LSU Texas A M Football

Texas A&M linebacker Buddy Johnson (1) sacks LSU quarterback Max Johnson (14) Saturday, Nov. 28, 2020. in College Station, Texas.

COLLEGE STATION, Texas — In the final seconds of the first half of Saturday night's game at Kyle Field, Texas A&M was tentatively probing for yards to try to sneak in a late field goal between the raindrops.

The Aggies lined up for a 45-yarder, but LSU was flagged for a 5-yard penalty.

The call? Delay of game on Glen Logan for making “disconcerting signals.”

No, really.

Three thoughts:

1. In my rapidly advancing years, I don’t think I’ve ever seen delay of game on the defense.

2. What, in the name of legendary NFL referee Ben “He’s giving him the business!” Dreith, are disconcerting signals?

3. When you get down to it, this entire LSU football season has been a series of disconcerting signals.

Last week’s 27-24 win at Arkansas was but a brief respite through the weary nonstop drizzle the 2020 Tigers find themselves in. LSU bested an Arkansas, but Texas A&M is billed as a College Football Playoff contender, or whatever that means in 2020 for teams not named Alabama and Clemson (provided it has Trevor Lawrence playing quarterback).

Whatever the Aggies are in 2020, to me they are no true national title contender with Kellen Mond (11 of 34, 105 yards passing) at quarterback. Of course, LSU is not that, either, and 2019 is becoming more and more of a distant memory — or something approximating a frolic across a field of dreams.

This was a dismal evening on the Texas prairie, with a drenching rain making all open to the elements miserable. No one was more miserable than the Tigers themselves, who squandered a truly solid effort from an improved defense (except for a couple of big-play busts, naturally) by paring it with a mostly inert offensive effort in a 20-7 loss.

“I was very disappointed with the offense,” said LSU coach Ed Orgeron, whose obvious frustration at the game and the season boiled over for all to see in the second half.

Orgeron and offensive coordinator Steve Ensminger tried booting and rebooting the offense with the two freshmen quarterbacks at their disposal: TJ Finley and Max Johnson.

Bless their young hearts, they’re not what the Tigers need. Myles Brennan is what the Tigers need, but he’s only marginally closer to returning to the field than Joe Burrow is. You could have envisioned Brennan outdueling the mediocre Mond, but you play with who you’ve got and make of it what you can. Just ask the quarterback-less Denver Broncos as they prepare to take on the New Orleans Saints on Sunday.

That said, one has to wonder how effective Brennan truly might have been behind an offensive line that melted like a sand castle at high tide against the Aggies' headhunting defense, which was credited with three sacks and nine quarterback hurries.

The LSU running game was similarly suffocated, netting just 36 yards on 25 carries. That’s gaining ground by the eye dropper, 1.4 yards per carry, while the firm of TJ/Max passed for a respectable 231. It’s not impossible to keep a defense out of your backfield with that kind of imbalance (it worked pretty well for Mississippi State against LSU), but it’s often not a winning play.

With Brennan stubbornly not galloping over the hill to rescue the Tigers, the question for the coming week will be whether Johnson or Finley — who got an earhole-ful from Orgeron after throwing a third-quarter pick-six that made it 20-0, basically ending the game with 19½ minutes left — should start against No. 1-ranked Alabama.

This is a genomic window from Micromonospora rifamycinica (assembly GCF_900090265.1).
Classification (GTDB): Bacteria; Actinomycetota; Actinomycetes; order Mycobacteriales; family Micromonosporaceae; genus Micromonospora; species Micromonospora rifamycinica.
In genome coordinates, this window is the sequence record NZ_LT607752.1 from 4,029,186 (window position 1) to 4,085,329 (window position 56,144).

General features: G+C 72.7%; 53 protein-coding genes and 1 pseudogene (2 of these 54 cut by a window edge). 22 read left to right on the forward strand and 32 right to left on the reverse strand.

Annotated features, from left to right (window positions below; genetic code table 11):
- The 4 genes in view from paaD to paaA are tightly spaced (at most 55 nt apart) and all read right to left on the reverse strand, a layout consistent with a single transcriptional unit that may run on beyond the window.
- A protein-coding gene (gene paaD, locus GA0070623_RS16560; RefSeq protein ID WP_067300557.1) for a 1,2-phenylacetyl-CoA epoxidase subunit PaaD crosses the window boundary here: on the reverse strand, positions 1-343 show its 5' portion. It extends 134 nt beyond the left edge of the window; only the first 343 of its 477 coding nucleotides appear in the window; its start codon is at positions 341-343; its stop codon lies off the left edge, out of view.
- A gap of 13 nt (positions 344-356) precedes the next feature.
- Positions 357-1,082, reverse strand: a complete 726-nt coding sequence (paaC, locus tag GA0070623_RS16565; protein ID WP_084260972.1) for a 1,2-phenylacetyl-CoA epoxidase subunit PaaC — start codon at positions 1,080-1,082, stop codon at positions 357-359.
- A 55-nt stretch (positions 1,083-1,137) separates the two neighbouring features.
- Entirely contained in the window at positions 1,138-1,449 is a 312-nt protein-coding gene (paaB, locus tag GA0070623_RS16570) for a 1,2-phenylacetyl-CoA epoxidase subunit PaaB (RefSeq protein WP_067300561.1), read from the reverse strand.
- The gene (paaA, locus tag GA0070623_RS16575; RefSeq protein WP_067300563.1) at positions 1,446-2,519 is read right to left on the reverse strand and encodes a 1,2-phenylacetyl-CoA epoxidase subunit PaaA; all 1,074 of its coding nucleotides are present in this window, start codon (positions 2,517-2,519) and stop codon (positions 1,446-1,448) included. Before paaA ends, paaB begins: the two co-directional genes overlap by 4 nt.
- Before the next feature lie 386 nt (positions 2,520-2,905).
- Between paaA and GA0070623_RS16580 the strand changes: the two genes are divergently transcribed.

Here’s a better plan: When the Crimson Tide knocks on the door Saturday, the entire state of Louisiana should pretend no one is home. Bama might believe it. It knows in normal times most of us usually are in Orange Beach or Destin, anyway.

Even the Tigers’ previously praiseworthy special teams let them down. Cade York bladed a 34-yard field goal try low and left of the mark in the second quarter. Then when LSU had the Aggies on the run, forcing a punt after a third-and-32 from their 9, said punt bounced up and bit Arik Gilbert on the leg as he was trying to run away from the ball.

Alas, young Arik, sometimes the ball finds you. Especially in a season like this one.

LSU’s biggest problem, though, was the offensive line. The Tigers’ issues there put the offense in a downward spiral just when the justly criticized defense is showing signs of life. However you slice it, it is hardly a pretty picture as the Tigers next face probably the two best teams on their schedule: Alabama at home (what’s a home game?) and Florida on the road.

As of Saturday night, by the way, LSU had just one committed offensive lineman for the 2020-21 signing class. The Tigers have three slots left in that class. More offensive linemen, good ones, need to be recruited.

Line play on both sides of the ball (the Tigers dropped Mond for just his third sack this season) is a big reason why Texas A&M is 6-1 and in the thick of the College Football Playoff hunt at No. 5 in last week’s initial rankings. But the Aggies, who lost 52-24 to Bama on Oct. 3, really aren’t all that. They have a contender’s defense but don’t have enough playmakers on offense.

Difficulty making plays on offense is something LSU can now relate to.

“We couldn’t get any rhythm,” Orgeron said. “We went with Max to do some quarterback runs, but we couldn’t block.

“We have a lot of young players out there who have got to learn how to play. We’ve got to keep fighting.”

Unlike in the 48-11 loss at Auburn last month, the Tigers have shown fight.

But the disconcerting signals, whatever those are, are outweighing that fight, just when the season is rising to its toughest level.

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